Are social media making us lonely?

For all the connectivity offered by social media, we “have never been more detached from one another, or lonelier.” Do you agree?

It’s the great paradox of our age, said Stephen Marche in The Atlantic. Thanks to texting, Facebook, Google+, and Twitter, Americans now live in “a web of connection” in which we can reach everyone we know in just a fraction of a second. Yet for all this connectivity, we “have never been more detached from one another, or lonelier.” A 2010 study by the AARP found that 35 percent of adults over the age of 45 were chronically lonely, up from 20 percent a decade earlier. Another major study reported that 20 percent of Americans—some 60 million people—are unhappy with their lives because of loneliness.

Facebook, of course, isn’t the sole cause of the growing isolation so many people feel, but there’s little doubt that it is amplifying it. Social media lure us into “increasingly superficial connections at exactly the same moment they make avoiding the mess of human interaction easy.” So instead of engaging our friends in meaningful, face-to-face conversation, we now spend hours a day clicking “like” on their photos and exchanging single-sentence status updates. “In a world consumed by ever more novel modes of socializing, we have less and less actual society.”

It’s true that people report feeling lonelier, said Jeff Bercovici in But this is a phenomenon that precedes Facebook. Between 1985 and 2004, the year Mark Zuckerberg launched his site, surveys found that the average American’s number of close confidants shrank from three to two; in that pre-Facebook era, one in four Americans had zero close friends.

There are many reasons for this increasing isolation, such as the fact that we work ever-longer hours, commute longer distances, and have less time to socialize. “And technology undoubtedly has a lot to do with it.” Just don’t blame Facebook alone. In fact, research shows that the site can actually strengthen our friendship networks, said Luke Allnutt in Radio Free Europe online. A recent Pew Research Center study found that Facebook members had more close confidants than non-Facebook users. That’s possibly because Facebook allows us to better nurture and manage existing relationships. When my son was born last year, for example, I uploaded a photo of him onto Facebook; within minutes, I received dozens of “likes” and congratulatory comments from family members, friends, and people I hadn’t seen in 20 years. Those “likes” weren’t throwaway sentiments, but rather “the equivalent of smiles,” pats on the back, or wineglasses raised in my boy’s honor. “Facebook didn’t make me feel lonely; quite the opposite in fact.”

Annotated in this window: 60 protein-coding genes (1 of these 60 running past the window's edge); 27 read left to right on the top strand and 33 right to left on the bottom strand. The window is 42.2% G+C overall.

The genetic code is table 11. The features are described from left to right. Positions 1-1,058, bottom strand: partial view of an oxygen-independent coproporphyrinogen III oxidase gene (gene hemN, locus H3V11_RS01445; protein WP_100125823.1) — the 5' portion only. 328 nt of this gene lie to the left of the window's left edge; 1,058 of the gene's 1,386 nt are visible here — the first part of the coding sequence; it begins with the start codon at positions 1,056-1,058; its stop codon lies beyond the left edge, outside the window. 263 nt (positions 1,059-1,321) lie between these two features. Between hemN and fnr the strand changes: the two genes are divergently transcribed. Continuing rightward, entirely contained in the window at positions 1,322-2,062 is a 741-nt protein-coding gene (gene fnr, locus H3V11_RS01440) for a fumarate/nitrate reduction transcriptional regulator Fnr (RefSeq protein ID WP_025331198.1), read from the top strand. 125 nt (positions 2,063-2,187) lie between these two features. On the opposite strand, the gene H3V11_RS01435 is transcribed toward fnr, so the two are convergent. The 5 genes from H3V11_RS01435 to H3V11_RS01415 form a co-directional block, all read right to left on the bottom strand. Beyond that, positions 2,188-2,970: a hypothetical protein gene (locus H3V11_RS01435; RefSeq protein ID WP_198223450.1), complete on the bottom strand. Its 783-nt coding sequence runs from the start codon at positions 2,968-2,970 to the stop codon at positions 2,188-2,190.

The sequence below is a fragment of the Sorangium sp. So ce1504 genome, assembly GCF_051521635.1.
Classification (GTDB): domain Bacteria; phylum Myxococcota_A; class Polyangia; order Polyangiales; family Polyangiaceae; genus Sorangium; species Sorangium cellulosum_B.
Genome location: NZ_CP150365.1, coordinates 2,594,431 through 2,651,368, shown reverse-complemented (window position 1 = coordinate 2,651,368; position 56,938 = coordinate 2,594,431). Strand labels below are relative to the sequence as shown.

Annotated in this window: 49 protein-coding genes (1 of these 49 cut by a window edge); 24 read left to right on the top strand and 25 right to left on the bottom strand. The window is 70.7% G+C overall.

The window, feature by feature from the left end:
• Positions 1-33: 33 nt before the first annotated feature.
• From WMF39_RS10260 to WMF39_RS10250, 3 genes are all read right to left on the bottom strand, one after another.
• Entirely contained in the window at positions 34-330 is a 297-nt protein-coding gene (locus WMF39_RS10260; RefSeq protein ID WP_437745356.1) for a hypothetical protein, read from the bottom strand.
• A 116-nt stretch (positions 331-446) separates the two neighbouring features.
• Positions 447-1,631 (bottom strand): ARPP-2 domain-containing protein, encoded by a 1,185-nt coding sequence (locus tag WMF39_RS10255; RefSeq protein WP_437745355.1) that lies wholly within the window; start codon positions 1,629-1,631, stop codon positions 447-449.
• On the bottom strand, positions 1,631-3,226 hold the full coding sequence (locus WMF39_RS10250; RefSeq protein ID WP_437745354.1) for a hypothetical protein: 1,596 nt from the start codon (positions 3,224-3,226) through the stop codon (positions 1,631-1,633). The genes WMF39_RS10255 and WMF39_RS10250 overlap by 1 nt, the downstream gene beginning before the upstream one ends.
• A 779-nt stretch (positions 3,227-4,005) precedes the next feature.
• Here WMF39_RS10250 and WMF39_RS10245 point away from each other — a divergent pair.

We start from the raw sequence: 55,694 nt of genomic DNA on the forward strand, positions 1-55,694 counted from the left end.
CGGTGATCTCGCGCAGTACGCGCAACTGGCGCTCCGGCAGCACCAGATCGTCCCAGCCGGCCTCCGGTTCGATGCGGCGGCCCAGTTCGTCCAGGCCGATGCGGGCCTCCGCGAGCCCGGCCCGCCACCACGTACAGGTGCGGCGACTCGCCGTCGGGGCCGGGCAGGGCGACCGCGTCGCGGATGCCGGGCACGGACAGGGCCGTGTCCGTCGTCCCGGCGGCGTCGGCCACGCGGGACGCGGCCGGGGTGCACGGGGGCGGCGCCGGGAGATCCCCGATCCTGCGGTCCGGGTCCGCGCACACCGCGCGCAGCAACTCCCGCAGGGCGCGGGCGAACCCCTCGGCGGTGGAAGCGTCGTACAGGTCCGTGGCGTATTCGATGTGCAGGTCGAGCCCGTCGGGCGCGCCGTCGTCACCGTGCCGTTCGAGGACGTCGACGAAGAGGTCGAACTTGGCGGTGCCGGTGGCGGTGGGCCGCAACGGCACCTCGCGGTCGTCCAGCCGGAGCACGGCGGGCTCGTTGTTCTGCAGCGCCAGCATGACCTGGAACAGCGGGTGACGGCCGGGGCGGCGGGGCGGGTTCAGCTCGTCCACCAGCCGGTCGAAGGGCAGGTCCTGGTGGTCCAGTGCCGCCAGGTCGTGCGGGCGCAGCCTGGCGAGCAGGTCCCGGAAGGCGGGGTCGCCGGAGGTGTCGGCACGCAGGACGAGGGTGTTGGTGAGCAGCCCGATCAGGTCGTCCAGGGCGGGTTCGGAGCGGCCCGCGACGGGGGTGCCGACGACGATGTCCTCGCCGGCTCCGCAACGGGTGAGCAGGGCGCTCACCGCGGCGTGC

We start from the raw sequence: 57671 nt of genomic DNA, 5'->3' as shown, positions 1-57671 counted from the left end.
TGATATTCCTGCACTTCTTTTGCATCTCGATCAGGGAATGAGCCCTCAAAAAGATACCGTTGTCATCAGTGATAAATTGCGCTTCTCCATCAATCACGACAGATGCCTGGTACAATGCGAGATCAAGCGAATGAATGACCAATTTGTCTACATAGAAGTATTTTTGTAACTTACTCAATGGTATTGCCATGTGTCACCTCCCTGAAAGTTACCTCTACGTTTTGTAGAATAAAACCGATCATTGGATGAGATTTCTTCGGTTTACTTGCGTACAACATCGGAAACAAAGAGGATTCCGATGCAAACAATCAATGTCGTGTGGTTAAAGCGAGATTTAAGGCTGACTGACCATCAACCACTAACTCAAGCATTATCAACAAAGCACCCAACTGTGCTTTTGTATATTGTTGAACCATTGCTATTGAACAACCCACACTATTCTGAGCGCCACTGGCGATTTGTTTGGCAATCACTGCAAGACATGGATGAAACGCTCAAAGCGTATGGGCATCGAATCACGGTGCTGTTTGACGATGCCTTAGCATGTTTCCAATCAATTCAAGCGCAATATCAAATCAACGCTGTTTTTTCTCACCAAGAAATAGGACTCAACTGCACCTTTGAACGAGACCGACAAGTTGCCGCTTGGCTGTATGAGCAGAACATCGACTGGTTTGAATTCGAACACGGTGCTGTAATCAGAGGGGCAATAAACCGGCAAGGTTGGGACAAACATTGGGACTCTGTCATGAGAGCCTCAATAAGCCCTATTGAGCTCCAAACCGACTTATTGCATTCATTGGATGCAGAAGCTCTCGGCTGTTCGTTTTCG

I really wish Facebook was making us lonely, said Alexandra Petri in, but it’s actually doing something far worse. Every day, it forces you to face the fact that your friends’ lives are going better than yours. Ugh: Mimi has just posted photos of her engagement ring. Carl won a Pulitzer. “Camilla just got into graduate school (twitch) and Ann was elected to the Senate (twitch) and Marcel won the Goncourt prize (twitch).” After gritting your teeth and clicking “like” on each of these infuriating announcements, you’re left wanting to retreat “to a secluded area and scream wordlessly for hours.”

Please stop blaming Mark Zuckerberg for your problems, said John McQuaid in Hating something as popular as Facebook “has a certain resonance,” but research shows that the site is just a tool that can amplify people’s feeling of isolation or be used to alleviate it. It all depends on what you put into it. The blame game “assumes a kind of infantilization effect, that Facebook (or any social tool) can determine the conditions of your life for good or ill.”

Open your eyes, said Sherry Turkle in The New York Times. Everywhere you look, you’ll see the proof that social media are turning us into solitary creatures. Whether at a college library, a coffee shop, or even a beach, people now spend much of their time looking down, while “furiously connected to keyboards and tiny touch screens.” Being “alone together” has an addictive appeal, because real human relationships are messy, demanding, and frustrating. By compressing other people to digital connections, we can keep each other “carefully at bay. Not too close, not too far, just right.”

Facebook and Twitter also give us the power to “present the self we want to be,” carefully tailoring our status updates and retouching photos of ourselves. But beware: “Sips” of online connection provide only “the illusion of companionship.” May I suggest that we put down our devices, “look at one another, and let’s start the conversation.”

- As seen in The Week
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